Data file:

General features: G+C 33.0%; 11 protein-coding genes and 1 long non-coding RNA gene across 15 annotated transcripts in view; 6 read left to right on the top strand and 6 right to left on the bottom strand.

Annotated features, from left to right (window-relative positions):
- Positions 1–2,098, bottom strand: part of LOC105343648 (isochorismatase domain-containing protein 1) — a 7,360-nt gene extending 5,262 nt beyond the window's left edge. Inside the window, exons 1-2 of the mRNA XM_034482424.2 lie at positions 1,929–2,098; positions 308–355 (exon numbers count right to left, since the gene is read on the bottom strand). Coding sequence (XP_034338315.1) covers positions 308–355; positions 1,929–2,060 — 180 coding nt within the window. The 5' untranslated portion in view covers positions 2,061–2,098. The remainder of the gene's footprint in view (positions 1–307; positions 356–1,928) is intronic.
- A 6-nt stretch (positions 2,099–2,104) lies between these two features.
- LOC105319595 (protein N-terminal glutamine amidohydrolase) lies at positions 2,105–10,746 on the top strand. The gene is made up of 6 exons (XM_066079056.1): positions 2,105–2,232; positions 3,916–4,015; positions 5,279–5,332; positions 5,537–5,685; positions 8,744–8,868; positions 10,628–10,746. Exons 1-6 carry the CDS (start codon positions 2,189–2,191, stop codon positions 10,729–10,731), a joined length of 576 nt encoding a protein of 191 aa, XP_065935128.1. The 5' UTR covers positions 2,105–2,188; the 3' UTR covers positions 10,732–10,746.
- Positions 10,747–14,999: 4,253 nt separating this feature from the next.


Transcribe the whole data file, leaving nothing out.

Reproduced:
General features: G+C 33.0%; 11 protein-coding genes and 1 long non-coding RNA gene across 15 annotated transcripts in view; 6 read left to right on the top strand and 6 right to left on the bottom strand.

Annotated features, from left to right (window-relative positions):
- Positions 1–2,098, bottom strand: part of LOC105343648 (isochorismatase domain-containing protein 1) — a 7,360-nt gene extending 5,262 nt beyond the window's left edge. Inside the window, exons 1-2 of the mRNA XM_034482424.2 lie at positions 1,929–2,098; positions 308–355 (exon numbers count right to left, since the gene is read on the bottom strand). Coding sequence (XP_034338315.1) covers positions 308–355; positions 1,929–2,060 — 180 coding nt within the window. The 5' untranslated portion in view covers positions 2,061–2,098. The remainder of the gene's footprint in view (positions 1–307; positions 356–1,928) is intronic.
- A 6-nt stretch (positions 2,099–2,104) lies between these two features.
- LOC105319595 (protein N-terminal glutamine amidohydrolase) lies at positions 2,105–10,746 on the top strand. The gene is made up of 6 exons (XM_066079056.1): positions 2,105–2,232; positions 3,916–4,015; positions 5,279–5,332; positions 5,537–5,685; positions 8,744–8,868; positions 10,628–10,746. Exons 1-6 carry the CDS (start codon positions 2,189–2,191, stop codon positions 10,729–10,731), a joined length of 576 nt encoding a protein of 191 aa, XP_065935128.1. The 5' UTR covers positions 2,105–2,188; the 3' UTR covers positions 10,732–10,746.
- Positions 10,747–14,999: 4,253 nt separating this feature from the next.